1. The naive understanding of computer programming ignores the role of the meaning of data.
  2. Main memory is a moving part of a computer. A physical change to a moving part of a machine doesn't make a structurally different machine. It is merely the action of the process by which the machine operates.
  3. The mere act of storing data in memory does not implement functionality. This only happens when the data is given as input to an algorithm. This remains true when the data is instructions for a program.
  4. All data may be used to implement functionality when given as input to an algorithm. This capability is not limited to instructions.

We illustrate these issues using a multiplication algorithm as an example. We assume the algorithm is implemented as a dedicated digital circuit for the sake of making clear what is the relationship between functionality and the underlying hardware. Then the explanation will also apply to the hypothetical specific machine which is created when a computer is programmed.

Our hypothetical circuit performs a series of multiplications. It takes as input a series of number, like 2, 5, 7, 12, 43, and multiplies them by some predefined number. The circuit is configured by recording this predefined number in a hardware register.37 If the number in the register is 2, then the circuit will double the sample series above to produce the result 4, 10, 14, 24, 86.

Let's call this circuit a multiplying circuit. Then we may write a series of claims:

  1. A multiplying circuit comprising an arithmetic unit and a register configured to double a plurality of numbers.
  2. A multiplying circuit comprising an arithmetic unit and a register configured to triple a plurality of numbers.
  3. The multiplying circuit of claim 1 where the numbers are counts of apples.
  4. The multiplying circuit of claim 2 where the numbers are counts of oranges.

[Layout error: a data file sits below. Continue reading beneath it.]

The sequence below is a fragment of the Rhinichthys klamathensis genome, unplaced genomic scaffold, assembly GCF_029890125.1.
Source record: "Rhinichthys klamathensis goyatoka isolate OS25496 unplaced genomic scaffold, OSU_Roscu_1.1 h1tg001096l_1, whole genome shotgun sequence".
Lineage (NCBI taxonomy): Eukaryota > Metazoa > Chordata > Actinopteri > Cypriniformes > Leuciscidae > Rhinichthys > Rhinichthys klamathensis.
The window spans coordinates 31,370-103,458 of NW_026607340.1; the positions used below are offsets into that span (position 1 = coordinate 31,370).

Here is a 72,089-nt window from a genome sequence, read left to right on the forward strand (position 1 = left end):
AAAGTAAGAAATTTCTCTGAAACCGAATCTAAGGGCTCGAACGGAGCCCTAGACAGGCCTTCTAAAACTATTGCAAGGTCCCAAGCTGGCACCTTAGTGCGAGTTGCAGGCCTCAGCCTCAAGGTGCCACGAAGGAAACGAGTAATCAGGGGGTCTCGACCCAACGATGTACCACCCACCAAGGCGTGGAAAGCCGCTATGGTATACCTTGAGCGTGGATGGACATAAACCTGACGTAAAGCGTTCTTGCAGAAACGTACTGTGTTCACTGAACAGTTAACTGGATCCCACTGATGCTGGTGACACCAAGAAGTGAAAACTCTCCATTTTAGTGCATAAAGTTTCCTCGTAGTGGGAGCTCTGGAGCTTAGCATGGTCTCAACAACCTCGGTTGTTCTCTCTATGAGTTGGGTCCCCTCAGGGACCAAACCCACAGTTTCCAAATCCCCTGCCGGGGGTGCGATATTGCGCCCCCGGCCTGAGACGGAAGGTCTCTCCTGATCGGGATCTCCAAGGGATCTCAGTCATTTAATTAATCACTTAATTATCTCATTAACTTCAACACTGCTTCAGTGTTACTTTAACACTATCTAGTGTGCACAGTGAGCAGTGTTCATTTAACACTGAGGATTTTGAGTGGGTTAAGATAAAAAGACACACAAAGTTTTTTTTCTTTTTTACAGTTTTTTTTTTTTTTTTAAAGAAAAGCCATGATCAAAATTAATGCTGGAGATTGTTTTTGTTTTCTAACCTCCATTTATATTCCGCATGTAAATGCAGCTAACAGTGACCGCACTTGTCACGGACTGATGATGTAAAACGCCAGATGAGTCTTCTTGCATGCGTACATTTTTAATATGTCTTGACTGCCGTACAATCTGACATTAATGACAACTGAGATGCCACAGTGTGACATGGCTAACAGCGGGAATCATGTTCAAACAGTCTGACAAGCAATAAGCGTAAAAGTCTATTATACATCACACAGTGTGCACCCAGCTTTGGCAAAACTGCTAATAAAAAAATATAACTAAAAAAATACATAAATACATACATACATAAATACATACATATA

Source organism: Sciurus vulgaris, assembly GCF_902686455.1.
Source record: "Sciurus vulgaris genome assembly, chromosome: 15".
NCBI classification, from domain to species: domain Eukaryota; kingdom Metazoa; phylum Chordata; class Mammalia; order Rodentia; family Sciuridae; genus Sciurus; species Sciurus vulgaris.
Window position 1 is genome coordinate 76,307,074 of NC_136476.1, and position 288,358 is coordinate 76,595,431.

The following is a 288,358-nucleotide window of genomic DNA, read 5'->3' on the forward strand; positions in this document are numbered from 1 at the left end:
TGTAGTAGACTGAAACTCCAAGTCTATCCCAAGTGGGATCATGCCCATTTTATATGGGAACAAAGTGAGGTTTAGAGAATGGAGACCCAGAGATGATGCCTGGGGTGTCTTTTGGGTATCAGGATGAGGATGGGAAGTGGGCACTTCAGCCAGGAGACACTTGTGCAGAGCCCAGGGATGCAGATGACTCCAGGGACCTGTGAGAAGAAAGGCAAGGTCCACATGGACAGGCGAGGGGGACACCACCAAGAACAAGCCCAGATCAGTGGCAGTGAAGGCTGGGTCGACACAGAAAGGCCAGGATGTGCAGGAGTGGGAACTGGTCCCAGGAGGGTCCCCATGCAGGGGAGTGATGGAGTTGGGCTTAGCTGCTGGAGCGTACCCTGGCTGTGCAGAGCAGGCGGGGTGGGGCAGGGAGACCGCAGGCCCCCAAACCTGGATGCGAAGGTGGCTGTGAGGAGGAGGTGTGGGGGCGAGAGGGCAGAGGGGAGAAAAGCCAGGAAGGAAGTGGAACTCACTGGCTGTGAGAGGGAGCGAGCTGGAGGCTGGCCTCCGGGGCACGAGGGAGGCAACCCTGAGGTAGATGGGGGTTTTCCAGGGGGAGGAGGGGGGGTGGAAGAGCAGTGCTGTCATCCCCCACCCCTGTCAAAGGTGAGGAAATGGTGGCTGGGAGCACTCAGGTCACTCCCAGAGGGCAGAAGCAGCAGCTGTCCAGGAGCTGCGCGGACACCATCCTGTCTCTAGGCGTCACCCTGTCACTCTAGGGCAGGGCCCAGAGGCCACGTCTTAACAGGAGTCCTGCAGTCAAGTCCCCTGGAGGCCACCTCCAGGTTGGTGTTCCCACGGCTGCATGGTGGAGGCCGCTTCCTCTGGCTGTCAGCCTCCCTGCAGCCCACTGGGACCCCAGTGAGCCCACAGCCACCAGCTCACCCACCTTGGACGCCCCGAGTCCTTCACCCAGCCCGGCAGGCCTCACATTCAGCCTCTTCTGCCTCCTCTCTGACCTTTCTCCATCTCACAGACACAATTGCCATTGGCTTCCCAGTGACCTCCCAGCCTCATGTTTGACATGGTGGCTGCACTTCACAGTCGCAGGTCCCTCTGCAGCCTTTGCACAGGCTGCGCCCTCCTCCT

5. A multiplying circuit comprising an arithmetic unit and a register configured to quadruple a plurality of counts of peppercorns.

The claims are directed to a hardware implementation of the algorithm. However the details of the hardware are purposefully left out of the claims. As they are written, they may as well read on the specific machine that results, according to patent law, from the programming of a general purpose computer. This ambiguity is intended for educational purposes. It builds an easy to understand correspondence between the operation of the hardware and the action of the algorithm. Any argument about the hardware circuit obviously transposes to the equivalent software implementation.

Claims 1 and 2 illustrate the meaning of the phrase "configured to" when it is applied to a circuit for executing an algorithm. In claim 1 the function is doubling. In claim 2 the function is tripling.38 These functions are implemented by storing a number in the circuit register. For claim 1 this number is 2. The number is 3 for claim 2. Configuring circuits for performing some functions is the act of storing one or more numbers in a memory element. In the case of the multiplying circuit only one number is needed and the memory element is a register. In the case of a stored program computer we store long series of numbers in the computer main memory. Often the numbers represent instructions to be executed by the instruction cycle, but this is not always the case. Often other numbers are used as inputs to other algorithms. For example, this would occur in a software implementation of claims 1 and 2.

1. The naive understanding of computer programming ignores the role of the meaning of data.

Claims 3 and 4 show how the meaning of data relates to functionality. Claim 3 doubles counts of apples instead of doubling plain numbers as in claim 1. And claim 4 triples counts of oranges instead of tripling counts of plain numbers as in claim 2. The difference is strictly in the meaning of numbers. The physical configuration of the machine is unchanged when compared to claims 1 and 2. This method of implementing functionality is a pure operation of meaning.

There is no way to argue that defining the meaning of data makes a circuit different from the circuit without the meaning. We cannot argue there is a change to the machine structure, because no change at all is made to the machine. Arguing the circuit must be different because it performs a new function is nonsensical.